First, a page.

Passports usually show where the person planned to travel. Many times, this could be his home town. Other information on passport applications include the name, age, and signature of the traveler; place of residence; personal description; names or number of persons in the family intending to travel; date; date and court of naturalization; date and place of birth of applicant, spouse, and/or minor children; and the date, ship, and port of entry into the U.S. Passport applications are found at the National Archives in Washington, D.C.

Voter Registration[edit | edit source]

Voter registration lists sometimes include information on immigration. On 23 March 1867, Congress passed an act requesting registration of qualified voters. The qualified voter had to be male, twenty-one years of age, a resident of the county, and had to take an oath of allegiance to the U.S. government. Voter registrations may contain the following: date and court of naturalization, port of arrival, date of arrival, name of ship, and country of birth.

Consular Records[edit | edit source]

Consular records are one of the least known resources for genealogical information. These include correspondences involving naturalization cases. They can be found in foreign service posts of the U.S. Department of State and those of foreign governments.

One example of consular records is the registers and indexes of correspondences of the British Foreign Office in Cambridge, England. They have information pertaining to British subjects including vital statistics, applications for U.S. citizenship, and deportations. These dates cover the years 1793-1919.

A second example includes the records of the Russian Consulate offices in the United States, 1862-1928. These records contain information on Russian Empire subjects, including Jews, Poles, Ukrainians, Lithuanians, Finns, etc. These records include passports, passport applications, visas, nationality certificates, certificates of origin, inheritance information, contracts, and correspondences. Some specific information include name, date of birth, place of birth, details on family relationships, relatives living in the U.S. and Russian, physical description, photographs, details of military service, reasons for immigration, date and place of immigration, and religion. These records are located at the National Archives in Washington, D.C.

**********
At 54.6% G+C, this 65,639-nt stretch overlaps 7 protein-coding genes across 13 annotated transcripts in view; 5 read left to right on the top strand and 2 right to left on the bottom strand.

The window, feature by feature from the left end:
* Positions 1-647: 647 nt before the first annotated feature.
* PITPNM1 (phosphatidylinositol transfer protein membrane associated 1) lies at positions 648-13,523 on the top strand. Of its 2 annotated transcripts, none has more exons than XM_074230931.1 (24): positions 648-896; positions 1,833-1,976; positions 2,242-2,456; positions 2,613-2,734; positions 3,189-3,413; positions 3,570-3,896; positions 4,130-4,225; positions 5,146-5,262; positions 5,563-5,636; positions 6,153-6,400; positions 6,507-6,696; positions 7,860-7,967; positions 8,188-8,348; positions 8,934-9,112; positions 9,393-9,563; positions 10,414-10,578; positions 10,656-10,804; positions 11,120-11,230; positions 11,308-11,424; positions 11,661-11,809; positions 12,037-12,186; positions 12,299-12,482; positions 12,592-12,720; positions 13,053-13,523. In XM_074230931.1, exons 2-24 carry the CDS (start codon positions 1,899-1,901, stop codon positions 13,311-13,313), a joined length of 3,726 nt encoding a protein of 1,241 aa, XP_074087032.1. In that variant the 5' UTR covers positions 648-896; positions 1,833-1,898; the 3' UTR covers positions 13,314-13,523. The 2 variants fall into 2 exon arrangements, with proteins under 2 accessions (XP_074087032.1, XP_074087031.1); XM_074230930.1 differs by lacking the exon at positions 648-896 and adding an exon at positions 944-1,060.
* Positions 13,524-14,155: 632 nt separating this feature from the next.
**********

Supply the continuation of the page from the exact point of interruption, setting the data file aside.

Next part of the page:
Wayne County, Ohio Resources[edit | edit source]

Several resources have been compiled by Genealogy and Local History staff to assist researchers with immigration research. In the 1820 U.S. Census, there were 35 “foreigners not naturalized.” Thirty-one of these immigrants settled in Sugar Creek Township. The remaining four were residing in Wooster City. See the table below.

In the 1830 U.S. Census, the numbers increased significantly. Here is a summary table for each of the townships.

U.S. Census Indicating Number of Foreigners not Naturalized
Township 1820 1830
Lake 19
Chester 14
Franklin 14
Salt Creek 1
East Union 35
Paint 53
Sugar Creek 31 203
Wooster Town 4 6
Wooster 26
Wayne 24
Green 103
Jackson 21
Baughman 65
Milton 40
Chippewa 32
Total 35 656

The 1840 U.S. Census did not provide information regarding foreigners not naturalized. Also, no place of birth is listed on this census.